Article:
31 The impact of paediatric dose range checking software

Rybka, Elena, Neame, Matthew, Moss, James, Saez Dominguez, Jordi, Gill, Andrea, Barnes, Nik and Hawcutt, Daniel
(2023) 31 The impact of paediatric dose range checking software. Archives of Disease in Childhood, 108 (6). A11.1-A11.

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<jats:sec><jats:title /><jats:p>Dosing errors can cause significant harm in paediatric healthcare settings.</jats:p><jats:p>Our objective was to investigate the effects of paediatric dose range checking (DRC) clinical decision support (CDS) software on overdosing-related outcomes.</jats:p><jats:p>A before-after study and a semi-structured survey of prescribers was conducted across inpatient wards (excluding intensive care) in a regional children’s hospital. DRC CDS software linked to a paediatric drug formulary was integrated into an existing electronic prescribing system.</jats:p><jats:p>The main outcome measures were; the proportion of prescriptions with overdosing errors; overdosing-related clinical incidents; severity of clinical incidents; and acceptability of the intervention.</jats:p><jats:p>The prescription overdosing error rate did not change significantly following the introduction of DRC CDS software: in the pre-intervention period 12/847 (1.4%) prescriptions resulted in prescription errors and in the post-intervention period there were 9/684 (1.3%) prescription overdosing errors (n=21, Pearson χ2 value=0.028, p=0.868).</jats:p><jats:p>However, there was a significant trend towards a reduction in the severity of harm associated with reported overdosing incidents (n=60, Mann-Whitney U value=301.0, p=0.012).</jats:p><jats:p>Prescribers reported that the intervention was beneficial and they were also able to identify factors that may have contributed to the persistence of overdosing errors.</jats:p><jats:p>DRC CDS software did not reduce the incidence of prescription overdosing errors in a paediatric hospital setting but the level of harm associated with the overdosing errors may have been reduced. Use of the software seemed to be safe and it was perceived to be beneficial by prescribers.</jats:p></jats:sec>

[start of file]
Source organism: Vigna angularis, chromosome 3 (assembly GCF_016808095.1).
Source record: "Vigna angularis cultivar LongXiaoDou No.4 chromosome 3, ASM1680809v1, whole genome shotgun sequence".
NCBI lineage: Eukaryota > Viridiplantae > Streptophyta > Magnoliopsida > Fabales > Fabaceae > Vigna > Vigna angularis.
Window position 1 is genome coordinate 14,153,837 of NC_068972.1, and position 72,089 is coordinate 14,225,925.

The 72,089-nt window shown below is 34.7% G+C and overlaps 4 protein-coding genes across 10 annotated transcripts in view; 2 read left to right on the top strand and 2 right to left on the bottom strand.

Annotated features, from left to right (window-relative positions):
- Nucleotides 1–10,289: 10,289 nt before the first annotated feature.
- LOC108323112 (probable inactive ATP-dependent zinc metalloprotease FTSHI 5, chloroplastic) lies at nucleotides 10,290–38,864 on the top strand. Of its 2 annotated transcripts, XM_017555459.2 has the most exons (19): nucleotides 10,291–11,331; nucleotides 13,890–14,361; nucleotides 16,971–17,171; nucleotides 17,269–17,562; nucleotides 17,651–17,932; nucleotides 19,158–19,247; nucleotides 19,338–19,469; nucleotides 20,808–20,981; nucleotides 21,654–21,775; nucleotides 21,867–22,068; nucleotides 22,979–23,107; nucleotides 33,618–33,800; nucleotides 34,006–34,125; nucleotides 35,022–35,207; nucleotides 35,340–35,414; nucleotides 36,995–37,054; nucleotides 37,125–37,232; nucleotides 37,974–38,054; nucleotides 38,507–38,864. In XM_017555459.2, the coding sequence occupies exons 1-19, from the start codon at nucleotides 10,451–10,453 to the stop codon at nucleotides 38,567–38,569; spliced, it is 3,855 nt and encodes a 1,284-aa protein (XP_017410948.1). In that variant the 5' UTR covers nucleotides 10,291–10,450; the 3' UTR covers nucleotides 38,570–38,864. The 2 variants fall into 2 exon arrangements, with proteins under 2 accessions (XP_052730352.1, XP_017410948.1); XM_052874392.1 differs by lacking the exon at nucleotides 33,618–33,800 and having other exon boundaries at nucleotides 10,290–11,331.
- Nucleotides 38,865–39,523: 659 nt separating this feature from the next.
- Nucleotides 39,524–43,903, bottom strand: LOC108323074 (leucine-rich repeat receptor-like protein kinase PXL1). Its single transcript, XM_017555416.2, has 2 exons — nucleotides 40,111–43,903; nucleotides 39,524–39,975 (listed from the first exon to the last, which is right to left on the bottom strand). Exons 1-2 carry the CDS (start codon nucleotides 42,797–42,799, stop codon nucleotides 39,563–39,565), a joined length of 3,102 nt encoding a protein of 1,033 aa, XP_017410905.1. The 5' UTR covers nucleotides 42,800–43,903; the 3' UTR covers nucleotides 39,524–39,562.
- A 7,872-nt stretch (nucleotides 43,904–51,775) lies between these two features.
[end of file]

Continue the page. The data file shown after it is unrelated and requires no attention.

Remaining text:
Item Type: Article
Uncontrolled Keywords: 3213 Paediatrics, 32 Biomedical and Clinical Sciences, 3202 Clinical Sciences
Divisions: Faculty of Health and Life Sciences
Faculty of Health and Life Sciences > Institute of Life Courses and Medical Sciences
Depositing User: Symplectic Admin
Date Deposited: 21 Mar 2024 09:14
Last Modified: 15 Jun 2024 02:46
DOI: 10.1136/archdischild-2023-esdppp.31
Related URLs:
URI: https://livrepository.liverpool.ac.uk/id/eprint/3179764